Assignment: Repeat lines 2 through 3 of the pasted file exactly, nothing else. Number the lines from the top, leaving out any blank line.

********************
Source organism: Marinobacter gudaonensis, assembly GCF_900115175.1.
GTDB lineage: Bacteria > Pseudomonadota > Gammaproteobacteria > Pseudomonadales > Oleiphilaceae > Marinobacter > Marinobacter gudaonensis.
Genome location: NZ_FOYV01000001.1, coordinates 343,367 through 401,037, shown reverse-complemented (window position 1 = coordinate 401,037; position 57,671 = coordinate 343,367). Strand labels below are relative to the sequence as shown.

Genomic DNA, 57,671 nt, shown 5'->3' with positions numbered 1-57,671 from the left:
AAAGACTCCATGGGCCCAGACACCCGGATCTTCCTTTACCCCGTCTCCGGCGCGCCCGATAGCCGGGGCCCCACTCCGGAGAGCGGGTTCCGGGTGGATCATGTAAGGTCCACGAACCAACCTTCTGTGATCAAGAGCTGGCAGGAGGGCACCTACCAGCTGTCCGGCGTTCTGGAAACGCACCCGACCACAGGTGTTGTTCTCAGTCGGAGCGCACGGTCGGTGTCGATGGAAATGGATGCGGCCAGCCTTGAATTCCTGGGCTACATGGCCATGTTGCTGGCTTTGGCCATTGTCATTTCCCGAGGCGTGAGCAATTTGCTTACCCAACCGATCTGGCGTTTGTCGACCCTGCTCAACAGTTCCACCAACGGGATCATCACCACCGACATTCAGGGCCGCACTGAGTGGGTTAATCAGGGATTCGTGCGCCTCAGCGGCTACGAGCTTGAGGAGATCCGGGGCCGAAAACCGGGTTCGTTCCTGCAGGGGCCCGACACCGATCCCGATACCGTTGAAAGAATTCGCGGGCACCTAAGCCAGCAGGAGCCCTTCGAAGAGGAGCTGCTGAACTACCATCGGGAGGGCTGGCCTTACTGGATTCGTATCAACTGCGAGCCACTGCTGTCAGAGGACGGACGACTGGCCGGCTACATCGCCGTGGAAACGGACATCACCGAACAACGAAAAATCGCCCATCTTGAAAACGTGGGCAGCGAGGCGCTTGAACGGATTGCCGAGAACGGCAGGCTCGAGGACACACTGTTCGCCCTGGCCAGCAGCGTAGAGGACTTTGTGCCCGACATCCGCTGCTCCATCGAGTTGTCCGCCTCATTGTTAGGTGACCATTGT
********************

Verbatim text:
GTDB lineage: Bacteria > Pseudomonadota > Gammaproteobacteria > Pseudomonadales > Oleiphilaceae > Marinobacter > Marinobacter gudaonensis.
Genome location: NZ_FOYV01000001.1, coordinates 343,367 through 401,037, shown reverse-complemented (window position 1 = coordinate 401,037; position 57,671 = coordinate 343,367). Strand labels below are relative to the sequence as shown.